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A 2-year-old has part of his ear “torn off and eaten” at Birmingham nursery

A 2-year-old has part of his ear “torn off and eaten” at Birmingham nursery

Two-year-old Daniyaal Abubaker was attending his second day at Mucky Pups Day Nursery in Garretts Green Lane, Birmingham, when he suffered a major injury to his right ear. Daniyaal needed 10 stitches and spent 2 nights in hospital to repair the damage, although it is not clear exactly how the incident happened.

The toddler’s mother, Afsha, 26, claims that she was given varying versions of the incident by nursery staff, including that he had been bitten by another child. Horribly, the missing part of the ear was not found and the family were told it may have been “eaten” by the other child.

Mrs Abubaker, said: “We still don’t know what happened to our son to this day, but to see your son in terrible pain with part of his ear missing was just horrific. I couldn’t stop crying. Daniyaal has been left traumatised. Sometimes when I move close to his face to kiss him he gets upset, he doesn’t like anyone to go close to his ear. He has been scarred mentally, not just physically.”

Mrs Abubaker said she received a call at around 11.30am on September 25th from the nursery owner, to say her son had injured his ear in a fall and that he “might require stitches”.

However, when her sister-in-law rang the nursery shortly afterwards, she was informed that Daniyaal had been punched.

Mrs Abubaker claims another sister-in-law, Arooj Arooj, picked injured Daniyaal up from the nursery, where the owner told her that he had been “bitten” by another child there.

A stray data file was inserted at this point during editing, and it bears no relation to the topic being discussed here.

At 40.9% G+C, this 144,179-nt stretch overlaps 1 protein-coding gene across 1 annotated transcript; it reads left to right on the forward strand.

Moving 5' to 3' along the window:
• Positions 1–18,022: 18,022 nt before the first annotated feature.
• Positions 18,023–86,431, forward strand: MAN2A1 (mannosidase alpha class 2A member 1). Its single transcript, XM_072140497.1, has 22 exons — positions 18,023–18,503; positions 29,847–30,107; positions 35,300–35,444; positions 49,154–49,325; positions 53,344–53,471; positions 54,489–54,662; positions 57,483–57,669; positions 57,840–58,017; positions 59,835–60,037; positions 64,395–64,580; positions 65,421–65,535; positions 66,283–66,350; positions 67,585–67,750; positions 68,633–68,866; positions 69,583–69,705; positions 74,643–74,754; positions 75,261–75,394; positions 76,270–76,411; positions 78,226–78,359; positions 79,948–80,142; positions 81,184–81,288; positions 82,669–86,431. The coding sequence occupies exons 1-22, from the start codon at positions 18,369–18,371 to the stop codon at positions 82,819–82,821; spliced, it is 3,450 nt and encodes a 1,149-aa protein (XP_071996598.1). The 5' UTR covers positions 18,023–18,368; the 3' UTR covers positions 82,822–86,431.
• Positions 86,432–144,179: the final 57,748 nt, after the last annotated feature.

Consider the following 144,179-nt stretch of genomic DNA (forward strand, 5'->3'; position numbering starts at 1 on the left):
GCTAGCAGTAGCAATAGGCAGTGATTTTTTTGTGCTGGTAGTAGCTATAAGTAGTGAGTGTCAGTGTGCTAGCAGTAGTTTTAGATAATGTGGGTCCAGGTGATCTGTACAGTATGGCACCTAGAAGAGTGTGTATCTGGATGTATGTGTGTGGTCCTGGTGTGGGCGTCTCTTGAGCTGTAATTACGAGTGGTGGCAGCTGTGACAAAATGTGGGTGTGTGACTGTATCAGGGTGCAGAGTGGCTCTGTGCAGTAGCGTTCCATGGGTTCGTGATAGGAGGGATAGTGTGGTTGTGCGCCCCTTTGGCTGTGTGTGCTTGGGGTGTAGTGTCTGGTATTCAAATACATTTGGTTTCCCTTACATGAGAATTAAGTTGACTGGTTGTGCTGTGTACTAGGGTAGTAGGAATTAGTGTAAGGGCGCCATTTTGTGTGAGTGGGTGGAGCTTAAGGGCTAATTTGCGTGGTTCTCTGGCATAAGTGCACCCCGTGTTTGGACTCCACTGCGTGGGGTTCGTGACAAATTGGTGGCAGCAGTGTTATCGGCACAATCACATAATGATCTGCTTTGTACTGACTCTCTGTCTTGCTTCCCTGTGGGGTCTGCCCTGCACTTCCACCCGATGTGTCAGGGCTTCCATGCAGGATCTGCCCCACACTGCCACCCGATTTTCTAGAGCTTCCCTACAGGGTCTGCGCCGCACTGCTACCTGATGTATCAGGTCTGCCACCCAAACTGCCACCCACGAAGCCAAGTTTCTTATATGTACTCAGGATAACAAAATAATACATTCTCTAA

‘‘When I spoke to the nursery again, and asked her what had happened to the piece of ear, they said the child must have swallowed it.’’

The family have contacted the police who are investigating the incident.

 

Ofsted inspection

Shortly after the alleged incident on September 25th, Ofsted inspectors visited the nursery and rated it ‘inadequate’.

They claimed risk assessments were not “rigorous enough” and stated the nursery did not “address all safety issues”.

A spokesman for West Midlands Police said: ‘‘Specialist officers from West Midlands Police Public Protection Unit are reviewing an incident, in which a young child suffered an injury to his ear.

‘‘Officers are in the process of contacting the family and relevant agencies, including Children’s Social Care, as part of the on-going inquiry.’’

Ofsted inspectors visited the nursery on October 2nd and gave it an inadequate rating and flagged up health and safety issues as an area of concern.

The report states: “Risks assessments are not rigorous enough as they do not address all safety issues in the nursery and staff do not help children learn how to be safe during activities.”